The mitochondrion (plural mitochondria) is a double-membrane-bound organelle found in most eukaryotic organisms. Some cells in some multicellular organisms may however lack them (for example, mature mammalian red blood cells).
In 1857 Kolliker observed mitochondria in flight muscles of insects and called them as sarco-somes.
Flemming called them as Fila.
Altmann in 1890 called them as Bioplasts.
Benda gave the name mito-chondria.
Porter & Palade described their electron microscopic structure.
Mitochondria are present in all eukaryotic cells.
There are two hypotheses about the origin of mitochondria: endosymbiotic and autogenous
A mitochondrion contains outer and inner membranes composed of phospholipid bilayers and proteins. The two membranes have different properties. Because of this double-membraned organization, there are five distinct parts to a mitochondrion. They are:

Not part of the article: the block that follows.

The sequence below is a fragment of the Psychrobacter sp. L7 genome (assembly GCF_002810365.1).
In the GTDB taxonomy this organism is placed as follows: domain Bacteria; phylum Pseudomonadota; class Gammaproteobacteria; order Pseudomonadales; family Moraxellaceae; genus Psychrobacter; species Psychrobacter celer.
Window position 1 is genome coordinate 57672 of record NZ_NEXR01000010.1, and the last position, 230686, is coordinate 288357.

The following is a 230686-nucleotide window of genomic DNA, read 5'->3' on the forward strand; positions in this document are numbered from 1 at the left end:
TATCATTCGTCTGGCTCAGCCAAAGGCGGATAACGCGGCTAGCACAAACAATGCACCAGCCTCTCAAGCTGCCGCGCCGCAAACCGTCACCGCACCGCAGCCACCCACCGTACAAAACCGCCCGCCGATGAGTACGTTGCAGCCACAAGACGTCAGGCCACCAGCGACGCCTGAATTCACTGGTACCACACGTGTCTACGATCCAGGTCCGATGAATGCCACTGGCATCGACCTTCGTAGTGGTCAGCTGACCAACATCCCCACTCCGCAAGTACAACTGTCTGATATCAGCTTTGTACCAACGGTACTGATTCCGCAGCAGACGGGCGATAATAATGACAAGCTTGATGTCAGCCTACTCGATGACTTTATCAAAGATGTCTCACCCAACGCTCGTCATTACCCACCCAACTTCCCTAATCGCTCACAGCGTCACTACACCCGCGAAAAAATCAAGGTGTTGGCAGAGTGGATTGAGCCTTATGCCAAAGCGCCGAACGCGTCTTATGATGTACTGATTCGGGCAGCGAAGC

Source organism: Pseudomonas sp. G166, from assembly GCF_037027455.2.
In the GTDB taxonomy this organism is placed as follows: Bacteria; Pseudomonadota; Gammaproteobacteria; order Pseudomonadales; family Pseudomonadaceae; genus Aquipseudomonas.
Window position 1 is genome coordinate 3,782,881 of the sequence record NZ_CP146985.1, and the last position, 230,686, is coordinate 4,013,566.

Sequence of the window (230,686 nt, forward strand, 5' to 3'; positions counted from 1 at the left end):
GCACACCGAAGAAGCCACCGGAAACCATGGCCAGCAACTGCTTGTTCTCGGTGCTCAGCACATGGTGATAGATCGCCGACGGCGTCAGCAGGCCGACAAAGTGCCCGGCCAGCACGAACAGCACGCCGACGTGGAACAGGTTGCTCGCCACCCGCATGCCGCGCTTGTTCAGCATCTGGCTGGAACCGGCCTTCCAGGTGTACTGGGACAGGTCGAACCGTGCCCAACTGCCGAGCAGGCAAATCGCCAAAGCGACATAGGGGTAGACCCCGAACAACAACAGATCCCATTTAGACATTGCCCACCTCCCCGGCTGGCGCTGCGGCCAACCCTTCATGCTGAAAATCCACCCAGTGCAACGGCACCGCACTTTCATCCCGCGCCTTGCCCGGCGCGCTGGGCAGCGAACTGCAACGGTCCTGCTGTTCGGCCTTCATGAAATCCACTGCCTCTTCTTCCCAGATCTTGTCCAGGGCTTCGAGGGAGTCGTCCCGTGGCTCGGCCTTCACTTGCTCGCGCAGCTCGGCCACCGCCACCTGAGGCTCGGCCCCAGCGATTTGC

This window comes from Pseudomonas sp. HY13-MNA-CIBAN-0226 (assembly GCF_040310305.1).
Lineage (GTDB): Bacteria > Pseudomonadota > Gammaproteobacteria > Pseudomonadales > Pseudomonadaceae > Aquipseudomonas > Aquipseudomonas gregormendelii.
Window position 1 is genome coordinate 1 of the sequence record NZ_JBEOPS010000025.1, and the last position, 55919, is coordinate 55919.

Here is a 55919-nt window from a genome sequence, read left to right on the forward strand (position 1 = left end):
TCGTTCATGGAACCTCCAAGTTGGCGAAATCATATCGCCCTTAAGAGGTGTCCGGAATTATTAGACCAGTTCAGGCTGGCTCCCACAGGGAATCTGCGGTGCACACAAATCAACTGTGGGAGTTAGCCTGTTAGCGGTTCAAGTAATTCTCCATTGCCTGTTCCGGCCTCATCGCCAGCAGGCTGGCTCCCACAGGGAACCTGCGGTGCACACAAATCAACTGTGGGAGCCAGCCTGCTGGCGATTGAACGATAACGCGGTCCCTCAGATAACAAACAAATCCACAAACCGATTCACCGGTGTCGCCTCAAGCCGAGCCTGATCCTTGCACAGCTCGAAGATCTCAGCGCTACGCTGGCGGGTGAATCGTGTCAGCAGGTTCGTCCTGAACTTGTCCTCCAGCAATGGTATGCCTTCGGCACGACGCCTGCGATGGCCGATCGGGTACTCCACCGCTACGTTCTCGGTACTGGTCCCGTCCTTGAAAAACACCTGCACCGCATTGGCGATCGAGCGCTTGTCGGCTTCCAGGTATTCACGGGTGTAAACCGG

1. The outer mitochondrial membrane,
2. The intermembrane space (the space between the outer and inner membranes),
3. The inner mitochondrial membrane.
4. The cristae space (formed by infoldings of the inner membrane), and
5. The matrix (space within the inner membrane).
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